Joao waggled his eyebrows. “If you say so. How do we get out of here?”
The green barrel sidled out the door, Joao following close behind.
“Bailiff!” It shouted. It actually also made a disgusting squishing, sucking sound, but the mouth shouted the English word.
The thing that responded was strange even by the standards of this nightmare. It looked like a wall, four feet wide, seven feet tall, with more legs than Joao could count. Its surface was rough, like oak tree bark, but it looked wet and pliable. It has a row of what he assumed were eyes along the top of the wall, all looking down at him.
“Skurge, what are you playing at tonight?” Its voice sounded like two cats fighting, but the English came out of a pendant hanging on its front.
“I need a ticket to take this sapient back to the scene of its capture. The snerd who brought him left some evidence behind. As the accused’s counsel, I need to review it.”
“Why don’t I just transport the evidence here?” the wall asked.
The barrel emitted a series of pops and clicks that weren’t translated.
“Well, if that’s the case, I guess you’ll have to go down. Here’s a ticket. Just hang onto it until I get the judge’s approval.”
“Sure,” the barrel said.
The minute the wall turned its back and marched away on its army of feet, the barrel took the ticket and walked up to Joao.
“Hold onto me,” the barrel said.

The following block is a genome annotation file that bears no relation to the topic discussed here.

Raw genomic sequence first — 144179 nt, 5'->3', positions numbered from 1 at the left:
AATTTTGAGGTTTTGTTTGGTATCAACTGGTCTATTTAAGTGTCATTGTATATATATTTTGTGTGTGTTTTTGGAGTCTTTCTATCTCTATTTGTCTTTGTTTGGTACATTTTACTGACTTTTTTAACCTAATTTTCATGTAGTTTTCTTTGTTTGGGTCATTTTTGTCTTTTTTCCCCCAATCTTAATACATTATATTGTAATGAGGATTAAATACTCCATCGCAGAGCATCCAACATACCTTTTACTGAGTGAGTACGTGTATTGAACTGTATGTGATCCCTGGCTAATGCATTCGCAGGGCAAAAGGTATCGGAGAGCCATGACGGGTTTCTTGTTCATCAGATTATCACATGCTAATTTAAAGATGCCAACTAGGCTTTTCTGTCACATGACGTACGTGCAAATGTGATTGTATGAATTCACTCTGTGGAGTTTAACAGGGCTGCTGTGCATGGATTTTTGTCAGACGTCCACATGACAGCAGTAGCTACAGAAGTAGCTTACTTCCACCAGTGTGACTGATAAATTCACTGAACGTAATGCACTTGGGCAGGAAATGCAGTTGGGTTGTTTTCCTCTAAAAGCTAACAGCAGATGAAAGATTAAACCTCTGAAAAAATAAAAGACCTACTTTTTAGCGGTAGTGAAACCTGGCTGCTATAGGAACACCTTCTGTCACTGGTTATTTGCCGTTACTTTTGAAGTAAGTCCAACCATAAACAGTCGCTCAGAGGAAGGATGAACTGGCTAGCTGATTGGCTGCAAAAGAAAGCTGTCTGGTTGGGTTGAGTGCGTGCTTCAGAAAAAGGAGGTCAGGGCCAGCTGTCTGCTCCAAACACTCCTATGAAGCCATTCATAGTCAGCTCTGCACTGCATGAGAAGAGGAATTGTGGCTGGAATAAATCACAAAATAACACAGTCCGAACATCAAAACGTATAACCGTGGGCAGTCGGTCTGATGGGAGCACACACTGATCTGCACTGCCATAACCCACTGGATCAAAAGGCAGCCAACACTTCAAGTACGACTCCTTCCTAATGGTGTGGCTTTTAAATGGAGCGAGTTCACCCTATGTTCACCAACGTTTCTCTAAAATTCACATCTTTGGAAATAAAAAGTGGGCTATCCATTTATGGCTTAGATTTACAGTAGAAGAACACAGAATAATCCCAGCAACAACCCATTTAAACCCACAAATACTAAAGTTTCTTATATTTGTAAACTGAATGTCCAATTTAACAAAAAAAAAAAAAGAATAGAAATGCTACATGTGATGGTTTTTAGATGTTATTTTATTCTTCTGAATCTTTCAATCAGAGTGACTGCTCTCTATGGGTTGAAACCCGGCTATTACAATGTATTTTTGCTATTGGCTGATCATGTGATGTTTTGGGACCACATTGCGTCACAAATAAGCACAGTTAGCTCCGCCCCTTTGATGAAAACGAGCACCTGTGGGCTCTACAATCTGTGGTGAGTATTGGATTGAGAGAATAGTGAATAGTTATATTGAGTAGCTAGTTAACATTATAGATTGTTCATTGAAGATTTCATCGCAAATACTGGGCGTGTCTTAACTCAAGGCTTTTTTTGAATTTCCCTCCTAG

Joan saw what might have been a handhold extrude itself from the side of the barrel. He grabbed it.
The barrel tore the ticket in half.
Joao found himself standing next to his Tesla.
“… do that?”
The barrel had changed color, it now looked like a short oak stump.
“That’s how the ticket works. We’re back. Now, listen, I’m going to apply for asylum at the border between Mexico and Arizona. All I need from you is for you to be a character witness at my asylum hearing.”
“What if I just don’t turn up?”
“Two words. Bounty hunter. If I don’t transmit my report to the judge, they’ll be all over your case. Jailbreak forfeits your entire world to the galactic overlord.”
“What? You can’t do that. Can you ?”
“Relax, I’ll send it. Just show up at the hearing. It’ll be a year before they get clearance from galactic central to arrest you for jailbreak. Bureaucracy.” With that last word, spoken with a huff, the barrel tore the ticket in half again and faded from view.
Joan drove home, or rather his Tesla did, without stopping anywhere. He needed to talk to Jorge.
When he pulled into the garage, the porch lights on the houses on his street were all dark. A few children roamed the streets, but the evening festivities were presumably over.
“Maria,” Joao called as he entered the house. “Where’s Jorge?”
Maria met him at the door, fire on her eye.
“Joao, you promised you’d be here for Halloween this year. Angela was disappointed. She wanted you to take her trick or treating.”
“This is the weirdest Halloween I’ve ever had,” he said. “I need to talk to Jorge.”